Are You a Business Owner or a Puppet?
Being a business owner is exciting. You have the opportunity to make your own decisions and secure your future while doing what you love. However, if you are not careful you can end up becoming someone’s puppet.
The other day we were at a party and I was watching this amazing puppet show. Most of the audience was focused on the puppet, but as I watched the puppeteer it made me think. How many business owners are puppets but don’t realize it? The perception is that they are in control when in fact they are busy dancing to someone else’s tune. They went into business in the pursuit of the lifestyle that every courageous entrepreneur deserves, however, along the way they lost control and in some cases are worse off than if they were still an employee.
They have lost control of what work they do, how they do it, when they do it and even at times, how much they charge, get charged, get paid or have to pay!
As I watched the show I thought of two business owners who had become puppets. One to a supplier and one to a customer.Jane had a thriving importing business that had gone from strength to strength by selling a premium product. The challenge was that over 90 percent of her sales came from just one supplier. Jane didn’t think it was a problem until the supplier changed how they manufactured their products, started using inferior quality parts and employed cheaper, less experienced labor. Literally overnight the quality of the product dropped. Over 50 percent of the stock in the next container was faulty and there were suddenly loads and loads of returns. Worse still, when she ordered her next container almost all the stock was faulty and she couldn’t sell any of it. Not paying for the stock didn’t solve the problem, since her sales were crucial to her making money so she could pay her now growing expenses. As her business grew rapidly so had her overhead, and now she was stuck in a larger location, with more employees and bigger long term commitments. Without the sales of this particular product she would go from a thriving profitable business to the brink of bankruptcy. Jane had become too dependent on just one supplier and the sales of one product. Jane had become a puppet.
Bill had a carpet fitting business. Just after he started, he landed a contract with a large retail store to install carpets as a contractor. It was great to have the support of a large retailer, who paid reasonable rates and also paid quickly. Providing great service and doing a good job, Bill got more and more work from the retail store. However, Bill realized that this retail store was making up almost 80 percent of his company's sales which was growing rapidly. He identified this as a risk and decided to focus on marketing and finding more customers. He mentioned it to his friend Kevin who also had a carpet fitting business. Kevin told Bill he was mad and that he should take all the work he could since marketing was expensive and time consuming. Kevin had just invested in more vehicles and a bigger premises to handle his own work load from the same large retailer. But Bill informed the large retailer that he was too busy and would only be able to take on a set number of jobs per week. They first encouraged him to grow his business like Kevin, and when he politely declined they dropped him like a hot potato. For a couple of months Bill wondered if he made the right decision as he toughed it out hustling for business, while Kevin seemed to be busier than ever. Until a couple of months later when Bill got a call from Kevin who was in trouble. The big retailer was squeezing him on price and on payment terms. He was caught between a rock and a hard place. He had to accept their conditions because he now had massive overhead and commitments he needed to meet. Kevin was now making less money than before and was quickly going broke. I wonder whether this was the strategy of the big retailer or just coincidence, either way the reality was Kevin had become a puppet and ultimately paid the price.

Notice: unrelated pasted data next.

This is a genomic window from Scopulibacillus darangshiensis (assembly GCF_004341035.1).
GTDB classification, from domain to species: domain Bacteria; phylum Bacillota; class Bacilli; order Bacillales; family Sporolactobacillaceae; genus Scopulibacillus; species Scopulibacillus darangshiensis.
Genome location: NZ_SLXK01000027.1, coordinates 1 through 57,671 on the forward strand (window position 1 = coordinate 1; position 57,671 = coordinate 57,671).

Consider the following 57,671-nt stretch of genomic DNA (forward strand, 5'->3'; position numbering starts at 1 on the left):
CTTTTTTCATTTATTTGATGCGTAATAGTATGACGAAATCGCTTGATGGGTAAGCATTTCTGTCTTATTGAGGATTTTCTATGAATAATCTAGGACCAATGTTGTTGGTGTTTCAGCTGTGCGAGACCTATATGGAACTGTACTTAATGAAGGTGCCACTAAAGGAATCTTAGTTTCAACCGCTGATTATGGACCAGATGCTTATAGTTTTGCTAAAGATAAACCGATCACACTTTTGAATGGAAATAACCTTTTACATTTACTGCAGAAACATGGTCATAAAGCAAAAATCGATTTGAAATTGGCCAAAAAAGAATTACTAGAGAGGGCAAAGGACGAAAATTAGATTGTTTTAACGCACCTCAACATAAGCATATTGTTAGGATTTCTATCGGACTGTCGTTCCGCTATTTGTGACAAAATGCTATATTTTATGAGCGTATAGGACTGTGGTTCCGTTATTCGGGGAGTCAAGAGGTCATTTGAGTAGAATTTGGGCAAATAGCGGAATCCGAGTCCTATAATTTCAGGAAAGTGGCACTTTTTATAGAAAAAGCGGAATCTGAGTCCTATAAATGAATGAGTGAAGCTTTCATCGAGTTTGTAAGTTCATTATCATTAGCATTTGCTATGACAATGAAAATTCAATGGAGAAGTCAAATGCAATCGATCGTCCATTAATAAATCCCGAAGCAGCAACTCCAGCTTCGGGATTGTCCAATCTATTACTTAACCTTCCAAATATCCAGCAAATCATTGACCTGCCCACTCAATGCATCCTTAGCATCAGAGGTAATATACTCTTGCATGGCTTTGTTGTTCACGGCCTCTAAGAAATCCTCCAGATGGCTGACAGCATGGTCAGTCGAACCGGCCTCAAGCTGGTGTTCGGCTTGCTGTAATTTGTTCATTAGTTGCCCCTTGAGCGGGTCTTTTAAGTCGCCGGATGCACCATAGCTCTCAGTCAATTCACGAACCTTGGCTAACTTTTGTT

Don’t become a puppet, by making sure your business is not dependent on only a few suppliers or customers.
Here are a few things to consider:
- Identify other suppliers for key products and be aware of the risks.
- Have a mix of products that make up your sales, ideally not all from the same supplier.
- If you are dependent on only a few suppliers or customers have formal agreements in place.
- When making longer term commitments like renting new space, make sure it matches the time frame of your agreements.
- Constantly be growing your customer base, so that your biggest customers over time make up a smaller percentage of your overall sales and profits.
- When you are making good money, put some of it aside for a rainy day. Repair the leak in your roof when the sun is shining, don’t wait for it to rain!
You went into business for yourself so you could be the master of your own fate. Be aware and understand that small changes today can make a massive difference in years to come.